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Egypt’s reforms touted; one mission group encourages more religious freedoms.

By May 31, 2005

Egypt (MNN)–Egypt’s reforms have gained positive press, making it a crucial time to address Christian persecution.

A case in point, Voice of the Martyrs, USA’s Todd Nettleton says 30-year old Gaser Mohammed Mahmoud recently converted to Christianity.

His adoptive parents committed him to the El-Khanka Hospital after learning he had converted from Islam to Christianity two years earlier.

The hospital medical committee placed Mahmoud under the care of a Dr. Nevine, described as a ‘fanatic Muslim.’ Nettleton explains that since his forced confinement, Mahmoud has reportedly endured beatings, whippings and potentially fatal injections.

While this case is extreme, it reflects much of the attitude of the country. Nettleton says, “If you’re a Muslim who wants to become a Christian, that cannot be done. You cannot get a new ID card, you cannot register a change of faith. So, it’s a country that definitely discriminates against Christians, and particularly Muslims who become Christians.”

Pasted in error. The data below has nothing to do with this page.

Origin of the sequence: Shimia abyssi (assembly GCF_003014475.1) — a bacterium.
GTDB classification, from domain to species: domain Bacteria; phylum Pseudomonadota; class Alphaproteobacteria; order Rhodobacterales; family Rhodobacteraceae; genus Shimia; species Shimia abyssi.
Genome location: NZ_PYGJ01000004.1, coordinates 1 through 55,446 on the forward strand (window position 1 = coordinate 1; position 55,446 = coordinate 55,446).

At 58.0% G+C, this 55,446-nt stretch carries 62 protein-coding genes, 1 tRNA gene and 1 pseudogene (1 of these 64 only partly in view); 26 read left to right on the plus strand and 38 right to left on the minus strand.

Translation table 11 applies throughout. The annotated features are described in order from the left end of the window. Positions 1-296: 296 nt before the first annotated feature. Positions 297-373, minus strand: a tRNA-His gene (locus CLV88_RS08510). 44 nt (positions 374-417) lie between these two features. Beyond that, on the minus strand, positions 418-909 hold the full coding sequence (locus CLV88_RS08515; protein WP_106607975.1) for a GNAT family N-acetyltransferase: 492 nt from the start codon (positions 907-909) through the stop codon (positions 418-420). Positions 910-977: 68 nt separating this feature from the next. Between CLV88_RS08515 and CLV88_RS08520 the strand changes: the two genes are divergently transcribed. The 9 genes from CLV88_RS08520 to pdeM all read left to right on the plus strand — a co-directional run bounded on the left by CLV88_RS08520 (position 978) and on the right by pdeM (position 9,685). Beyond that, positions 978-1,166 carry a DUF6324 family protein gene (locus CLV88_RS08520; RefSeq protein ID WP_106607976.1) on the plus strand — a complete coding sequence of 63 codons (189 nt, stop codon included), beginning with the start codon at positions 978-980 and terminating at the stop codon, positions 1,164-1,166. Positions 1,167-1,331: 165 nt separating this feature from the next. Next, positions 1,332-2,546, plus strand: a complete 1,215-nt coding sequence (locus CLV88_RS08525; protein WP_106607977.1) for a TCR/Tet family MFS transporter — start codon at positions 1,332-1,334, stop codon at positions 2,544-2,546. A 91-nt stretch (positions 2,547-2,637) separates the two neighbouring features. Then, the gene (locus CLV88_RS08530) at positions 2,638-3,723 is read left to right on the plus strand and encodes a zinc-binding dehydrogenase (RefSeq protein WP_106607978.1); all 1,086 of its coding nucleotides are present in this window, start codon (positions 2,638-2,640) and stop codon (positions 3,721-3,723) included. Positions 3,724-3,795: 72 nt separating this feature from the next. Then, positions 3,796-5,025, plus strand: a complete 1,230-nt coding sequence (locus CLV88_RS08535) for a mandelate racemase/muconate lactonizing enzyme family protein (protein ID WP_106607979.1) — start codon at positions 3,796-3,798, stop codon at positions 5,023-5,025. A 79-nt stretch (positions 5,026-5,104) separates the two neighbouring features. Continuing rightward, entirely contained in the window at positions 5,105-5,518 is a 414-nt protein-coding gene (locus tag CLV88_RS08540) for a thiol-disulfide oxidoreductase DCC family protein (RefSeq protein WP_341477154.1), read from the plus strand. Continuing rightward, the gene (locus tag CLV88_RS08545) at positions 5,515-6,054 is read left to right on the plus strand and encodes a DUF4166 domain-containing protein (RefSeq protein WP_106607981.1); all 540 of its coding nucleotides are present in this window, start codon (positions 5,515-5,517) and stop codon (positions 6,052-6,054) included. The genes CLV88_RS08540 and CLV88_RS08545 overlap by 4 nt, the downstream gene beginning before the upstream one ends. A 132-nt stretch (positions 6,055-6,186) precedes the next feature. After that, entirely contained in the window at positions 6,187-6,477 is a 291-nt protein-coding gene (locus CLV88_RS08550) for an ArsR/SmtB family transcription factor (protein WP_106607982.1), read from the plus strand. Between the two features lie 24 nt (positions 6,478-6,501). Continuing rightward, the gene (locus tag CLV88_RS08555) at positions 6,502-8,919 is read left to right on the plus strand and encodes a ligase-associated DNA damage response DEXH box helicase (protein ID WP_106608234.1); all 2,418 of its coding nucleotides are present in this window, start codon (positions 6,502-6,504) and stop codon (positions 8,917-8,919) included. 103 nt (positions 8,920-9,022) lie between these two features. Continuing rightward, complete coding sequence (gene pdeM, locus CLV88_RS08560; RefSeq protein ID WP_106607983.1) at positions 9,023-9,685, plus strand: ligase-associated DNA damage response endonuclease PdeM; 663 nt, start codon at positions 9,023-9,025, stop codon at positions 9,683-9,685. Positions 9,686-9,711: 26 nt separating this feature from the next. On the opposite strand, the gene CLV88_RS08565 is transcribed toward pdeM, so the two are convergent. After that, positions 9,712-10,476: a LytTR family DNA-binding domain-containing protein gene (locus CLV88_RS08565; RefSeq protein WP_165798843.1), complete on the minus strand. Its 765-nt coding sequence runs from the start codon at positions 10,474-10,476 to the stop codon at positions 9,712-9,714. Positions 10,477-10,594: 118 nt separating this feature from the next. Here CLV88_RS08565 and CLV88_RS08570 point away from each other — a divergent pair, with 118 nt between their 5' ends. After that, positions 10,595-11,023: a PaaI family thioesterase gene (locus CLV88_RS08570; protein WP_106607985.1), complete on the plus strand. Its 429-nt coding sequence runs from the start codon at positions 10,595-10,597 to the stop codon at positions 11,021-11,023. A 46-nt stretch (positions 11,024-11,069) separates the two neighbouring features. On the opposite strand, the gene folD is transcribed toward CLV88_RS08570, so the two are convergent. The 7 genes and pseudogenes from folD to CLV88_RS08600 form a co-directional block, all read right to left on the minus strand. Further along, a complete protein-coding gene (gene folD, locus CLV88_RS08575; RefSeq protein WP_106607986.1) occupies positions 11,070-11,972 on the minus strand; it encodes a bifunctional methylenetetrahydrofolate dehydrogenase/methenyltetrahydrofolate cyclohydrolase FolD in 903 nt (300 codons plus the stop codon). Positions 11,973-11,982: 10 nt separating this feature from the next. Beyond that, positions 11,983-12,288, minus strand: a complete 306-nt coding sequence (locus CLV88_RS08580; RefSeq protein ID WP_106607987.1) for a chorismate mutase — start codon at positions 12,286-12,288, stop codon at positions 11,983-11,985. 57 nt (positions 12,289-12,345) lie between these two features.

The fact that many mission groups tread carefully in Egypt belies religious freedom claims. Nettleton says the case brings to light the truth of hostility against believers. “They would not see this, and they for sure would not admit in any kind of a public way, that this has anything to do with Christian persecution in Egypt. But the reality is, if Gaser Mohammed Mahmoud was still a Muslim, he would not be in this mental facility.”

Compass Direct agrees. They state in their report that officers of Egypt’s State Security Investigation regularly harass, interrogate and sometimes arrest Muslims suspected to have converted to Christianity.

Please pray for those believers, that their faith remains strong. And pray for those involved with evangelistic work, as their challenge will be encouraging growth in the outreach.

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